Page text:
not support the conclusion that he possessed the specific intent required for a conviction on attempted murder.
As petitioner notes, specific intent is an element of the state's burden in proving attempted murder. People v. Solis, 216 Ill. App. 3d 11, 17, 576 N.E.2d 120, 123, 159 Ill. Dec. 451 (1991). The fact of specific intent to murder, however, can be inferred from "the nature of defendant's act and the surrounding circumstances." Id. "Defendant is presumed to intend all of the natural and probable consequences" of his actions, and "the natural tendency" of shooting someone in the neck can reasonably be thought of as "to shorten the victim's life." Id.
Petitioner's first ground for habeas relief fails.
III. RESTRICTIONS ON CROSS-EXAMINATION
Petitioner's other ground for habeas relief is that the trial judge improperly restricted his cross-examination of the state's rebuttal witnesses at trial. Respondents challenge this ground both on procedural default and the merits, so the court addresses both arguments.
A. Procedural Default
Petitioner, respondents concede, raised his cross-examination argument in his initial direct appeal and in his petition for leave to appeal to the Supreme Court of Illinois. (See Respondents' Answer Ex. A & D.) Respondents argue however, that the state appeals were not based on the federal constitution. While the claim need not have been labeled as a federal constitutional claim, "the claim must have been presented in such a way as to fairly alert the state court to any applicable constitutional grounds for the claim." United States ex rel. Sullivan v. Fairman, 731 F.2d 450, 453 (7th Cir. 1984).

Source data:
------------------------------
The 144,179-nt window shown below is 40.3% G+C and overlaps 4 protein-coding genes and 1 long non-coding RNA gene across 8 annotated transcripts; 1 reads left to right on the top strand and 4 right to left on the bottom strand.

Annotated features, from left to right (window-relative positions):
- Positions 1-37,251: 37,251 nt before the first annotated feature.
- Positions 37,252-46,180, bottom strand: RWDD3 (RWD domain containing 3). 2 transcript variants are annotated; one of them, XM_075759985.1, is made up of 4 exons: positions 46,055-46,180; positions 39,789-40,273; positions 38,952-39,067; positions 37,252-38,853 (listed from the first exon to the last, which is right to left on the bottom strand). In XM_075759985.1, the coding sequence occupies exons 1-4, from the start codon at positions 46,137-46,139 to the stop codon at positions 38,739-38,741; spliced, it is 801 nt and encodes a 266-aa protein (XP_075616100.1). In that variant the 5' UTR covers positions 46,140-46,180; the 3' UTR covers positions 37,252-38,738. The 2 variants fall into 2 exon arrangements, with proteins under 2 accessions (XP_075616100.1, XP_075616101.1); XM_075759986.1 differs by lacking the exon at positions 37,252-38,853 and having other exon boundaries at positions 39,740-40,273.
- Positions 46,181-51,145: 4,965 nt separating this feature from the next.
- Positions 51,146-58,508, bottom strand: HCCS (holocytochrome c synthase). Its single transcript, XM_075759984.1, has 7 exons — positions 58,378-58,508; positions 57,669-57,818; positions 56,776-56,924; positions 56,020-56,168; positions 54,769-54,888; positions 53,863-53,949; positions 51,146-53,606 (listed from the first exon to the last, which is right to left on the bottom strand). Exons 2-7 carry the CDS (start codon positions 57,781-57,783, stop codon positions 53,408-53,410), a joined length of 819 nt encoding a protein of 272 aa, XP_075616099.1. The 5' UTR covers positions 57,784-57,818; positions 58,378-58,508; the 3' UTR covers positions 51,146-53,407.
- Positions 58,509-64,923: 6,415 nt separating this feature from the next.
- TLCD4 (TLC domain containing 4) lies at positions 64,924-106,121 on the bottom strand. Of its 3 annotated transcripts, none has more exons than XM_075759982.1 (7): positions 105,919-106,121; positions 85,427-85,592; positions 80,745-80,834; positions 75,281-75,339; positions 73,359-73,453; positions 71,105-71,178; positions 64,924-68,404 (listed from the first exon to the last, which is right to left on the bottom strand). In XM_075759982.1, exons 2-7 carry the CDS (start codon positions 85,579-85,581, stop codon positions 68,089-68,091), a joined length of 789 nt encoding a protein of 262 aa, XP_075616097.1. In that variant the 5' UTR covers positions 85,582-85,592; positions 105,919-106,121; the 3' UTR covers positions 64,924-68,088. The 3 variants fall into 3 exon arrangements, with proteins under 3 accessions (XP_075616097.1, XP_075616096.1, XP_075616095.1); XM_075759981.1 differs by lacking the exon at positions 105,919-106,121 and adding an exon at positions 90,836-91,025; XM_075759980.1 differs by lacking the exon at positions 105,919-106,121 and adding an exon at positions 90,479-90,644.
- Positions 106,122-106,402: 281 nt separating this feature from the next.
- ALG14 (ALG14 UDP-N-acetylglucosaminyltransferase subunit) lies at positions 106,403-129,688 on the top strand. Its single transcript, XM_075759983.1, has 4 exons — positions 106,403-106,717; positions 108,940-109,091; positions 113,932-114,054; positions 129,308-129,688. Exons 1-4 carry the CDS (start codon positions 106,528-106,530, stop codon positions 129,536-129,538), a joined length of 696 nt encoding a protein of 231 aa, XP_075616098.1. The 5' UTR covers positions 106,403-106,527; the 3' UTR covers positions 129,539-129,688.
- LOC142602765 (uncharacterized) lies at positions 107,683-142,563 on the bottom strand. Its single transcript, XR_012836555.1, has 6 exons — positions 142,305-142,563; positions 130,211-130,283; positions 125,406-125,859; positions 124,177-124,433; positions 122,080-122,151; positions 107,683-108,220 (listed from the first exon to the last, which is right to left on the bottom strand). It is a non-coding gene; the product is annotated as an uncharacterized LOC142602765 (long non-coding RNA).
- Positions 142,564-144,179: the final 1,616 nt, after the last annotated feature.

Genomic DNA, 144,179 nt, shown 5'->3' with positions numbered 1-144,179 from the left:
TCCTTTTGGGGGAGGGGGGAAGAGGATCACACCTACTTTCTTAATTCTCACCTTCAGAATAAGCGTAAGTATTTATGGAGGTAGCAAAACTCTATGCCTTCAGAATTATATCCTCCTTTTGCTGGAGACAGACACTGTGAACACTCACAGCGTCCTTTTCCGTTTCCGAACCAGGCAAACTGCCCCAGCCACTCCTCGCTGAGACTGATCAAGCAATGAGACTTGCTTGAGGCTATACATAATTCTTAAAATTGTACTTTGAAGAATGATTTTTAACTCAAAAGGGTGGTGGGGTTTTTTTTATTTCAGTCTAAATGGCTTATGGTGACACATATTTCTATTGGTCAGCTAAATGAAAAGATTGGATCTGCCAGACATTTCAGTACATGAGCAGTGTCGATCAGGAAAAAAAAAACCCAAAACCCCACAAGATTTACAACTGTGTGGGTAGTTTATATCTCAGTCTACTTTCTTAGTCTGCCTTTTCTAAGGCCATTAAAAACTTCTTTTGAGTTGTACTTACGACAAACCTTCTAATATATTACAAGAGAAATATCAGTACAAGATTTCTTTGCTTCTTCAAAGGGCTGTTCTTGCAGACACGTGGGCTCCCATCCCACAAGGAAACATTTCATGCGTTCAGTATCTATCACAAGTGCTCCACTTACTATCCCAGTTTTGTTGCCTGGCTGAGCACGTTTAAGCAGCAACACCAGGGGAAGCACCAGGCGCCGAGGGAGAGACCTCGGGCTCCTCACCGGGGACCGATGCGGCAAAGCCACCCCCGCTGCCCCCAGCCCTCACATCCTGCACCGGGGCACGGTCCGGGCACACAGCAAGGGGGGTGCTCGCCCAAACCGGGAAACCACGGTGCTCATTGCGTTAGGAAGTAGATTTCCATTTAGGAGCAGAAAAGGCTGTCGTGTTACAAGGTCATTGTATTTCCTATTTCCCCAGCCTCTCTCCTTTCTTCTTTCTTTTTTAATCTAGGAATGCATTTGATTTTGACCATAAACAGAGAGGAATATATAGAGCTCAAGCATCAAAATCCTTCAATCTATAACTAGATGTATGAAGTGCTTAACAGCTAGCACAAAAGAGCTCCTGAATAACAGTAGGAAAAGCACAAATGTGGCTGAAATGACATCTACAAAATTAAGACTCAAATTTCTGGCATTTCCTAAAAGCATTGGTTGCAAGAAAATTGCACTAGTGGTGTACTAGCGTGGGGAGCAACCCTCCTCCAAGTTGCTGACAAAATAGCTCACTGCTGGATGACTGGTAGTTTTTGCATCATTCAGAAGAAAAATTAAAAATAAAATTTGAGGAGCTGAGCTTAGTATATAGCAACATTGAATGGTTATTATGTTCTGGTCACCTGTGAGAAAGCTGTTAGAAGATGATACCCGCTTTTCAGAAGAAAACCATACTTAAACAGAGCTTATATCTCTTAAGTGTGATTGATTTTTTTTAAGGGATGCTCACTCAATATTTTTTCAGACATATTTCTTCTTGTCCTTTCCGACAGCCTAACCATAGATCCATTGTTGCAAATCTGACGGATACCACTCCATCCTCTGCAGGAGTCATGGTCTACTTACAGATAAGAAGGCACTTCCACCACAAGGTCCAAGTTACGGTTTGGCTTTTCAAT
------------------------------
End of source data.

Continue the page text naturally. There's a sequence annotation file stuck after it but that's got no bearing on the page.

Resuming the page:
Petitioner's state appeals do not specifically mention a constitutional claim or rely on federal cases. Nor did any state cases cited employ federal constitutional analysis. Plaintiff does not state his claim in terms so particular as to "'call to mind a specific right protected by the Constitution.'" Id. at 454 (citation omitted). Plaintiff does not "'allege[e] a pattern of facts that is well within the mainstream of constitutional litigation.'" Id. (citation omitted). In fact, an evidentiary ruling such as whether cross examination is within the scope of direct is primarily a state-law issue. Cf. Estelle v. McGuire, 502 U.S. 62, 112 S. Ct. 475, 479-81, 116 L. Ed. 2d 385 (1991).
No cause or prejudice for petitioner's omission is alleged. Wainwright v. Sykes, 433 U.S. 72, 87, 97 S. Ct. 2497, 2506, 53 L. Ed. 2d 594 (1977). Nor do the facts suggest this is the case where "'a constitutional violation has probably resulted in the conviction of one who is actually innocent.'" Sawyer v. Whitley, 120 L. Ed. 2d 269, 112 S. Ct. 2514, 2519 n.6 (1991) (citation omitted). Accordingly, petitioner's failure to raise his constitutional issue before the state courts is a bar to forwarding the argument on this habeas review. Anderson v. Harless, 459 U.S. 4, 6-9, 103 S. Ct. 276, 277, 74 L. Ed. 2d 3 (1982).
The procedural default issue alone resolves this ground, but for the sake of completeness the court considers the merits.
The claim that the state trial judge improperly ruled regarding the restriction of cross-examination of a rebuttal witness based on the scope of direct testimony is a claim that is unlikely to succeed. The subject of admission of evidence is a state concern. Estelle v. McGuire, 502 U.S. 62, 112 S. Ct. at 479-81. And Illinois law allows the trial court substantial discretion regarding the scope of cross-examination. People v. Dortch, 109 Ill. App. 3d 761, 767, 441 N.E.2d 100, 105, 65 Ill. Dec. 308 (1982).
The state's rebuttal witnesses were called to testify to prior inconsistent statements of witness Terresa Robinson. (R. 418, 420, 431, 433-38). The state elicited testimony regarding Robinson's earlier statements. (R. 419, 433-38). The trial judge was careful to limit the state to impeachment. (R. 420.) Similarly, the court sustained objections to questions on cross-examination regarding other statements by Robinson. (R. 429-32, 440-47.) There is simply no due process violation established in this ground.
Thomas Bryant's Petition for Writ of Habeas Corpus is denied with prejudice.
Date: NOV 30 1994
JAMES H. ALESIA
United States District Judge
JUDGMENT IN A CIVIL CASE
Decision by Court. This action came to hearing before the Court. The issues have been heard and a decision has been rendered.
IT IS ORDERED AND ADJUDGED that petitioner Thomas Bryant's petition for writ of habeas is denied with prejudice.
Date November 30, 1994